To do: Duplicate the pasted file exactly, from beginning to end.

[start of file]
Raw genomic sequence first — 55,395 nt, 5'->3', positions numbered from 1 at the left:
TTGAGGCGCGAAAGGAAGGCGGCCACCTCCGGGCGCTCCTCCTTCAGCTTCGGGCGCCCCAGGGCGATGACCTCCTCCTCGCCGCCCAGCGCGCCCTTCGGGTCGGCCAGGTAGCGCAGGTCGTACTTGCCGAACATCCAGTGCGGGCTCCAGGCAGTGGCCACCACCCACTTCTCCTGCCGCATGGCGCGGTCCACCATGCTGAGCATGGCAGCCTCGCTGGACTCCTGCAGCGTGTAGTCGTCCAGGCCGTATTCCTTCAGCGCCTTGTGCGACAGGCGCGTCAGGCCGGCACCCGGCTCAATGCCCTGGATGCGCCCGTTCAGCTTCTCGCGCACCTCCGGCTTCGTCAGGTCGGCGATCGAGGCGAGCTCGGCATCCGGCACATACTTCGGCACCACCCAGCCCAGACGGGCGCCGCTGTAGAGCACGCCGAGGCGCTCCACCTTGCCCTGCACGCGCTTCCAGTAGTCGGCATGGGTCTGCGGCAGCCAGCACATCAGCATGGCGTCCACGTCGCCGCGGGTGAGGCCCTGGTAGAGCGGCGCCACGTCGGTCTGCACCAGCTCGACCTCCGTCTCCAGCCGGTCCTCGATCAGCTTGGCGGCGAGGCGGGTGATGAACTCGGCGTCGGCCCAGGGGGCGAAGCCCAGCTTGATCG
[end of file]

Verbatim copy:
Raw genomic sequence first — 55,395 nt, 5'->3', positions numbered from 1 at the left:
TTGAGGCGCGAAAGGAAGGCGGCCACCTCCGGGCGCTCCTCCTTCAGCTTCGGGCGCCCCAGGGCGATGACCTCCTCCTCGCCGCCCAGCGCGCCCTTCGGGTCGGCCAGGTAGCGCAGGTCGTACTTGCCGAACATCCAGTGCGGGCTCCAGGCAGTGGCCACCACCCACTTCTCCTGCCGCATGGCGCGGTCCACCATGCTGAGCATGGCAGCCTCGCTGGACTCCTGCAGCGTGTAGTCGTCCAGGCCGTATTCCTTCAGCGCCTTGTGCGACAGGCGCGTCAGGCCGGCACCCGGCTCAATGCCCTGGATGCGCCCGTTCAGCTTCTCGCGCACCTCCGGCTTCGTCAGGTCGGCGATCGAGGCGAGCTCGGCATCCGGCACATACTTCGGCACCACCCAGCCCAGACGGGCGCCGCTGTAGAGCACGCCGAGGCGCTCCACCTTGCCCTGCACGCGCTTCCAGTAGTCGGCATGGGTCTGCGGCAGCCAGCACATCAGCATGGCGTCCACGTCGCCGCGGGTGAGGCCCTGGTAGAGCGGCGCCACGTCGGTCTGCACCAGCTCGACCTCCGTCTCCAGCCGGTCCTCGATCAGCTTGGCGGCGAGGCGGGTGATGAACTCGGCGTCGGCCCAGGGGGCGAAGCCCAGCTTGATCG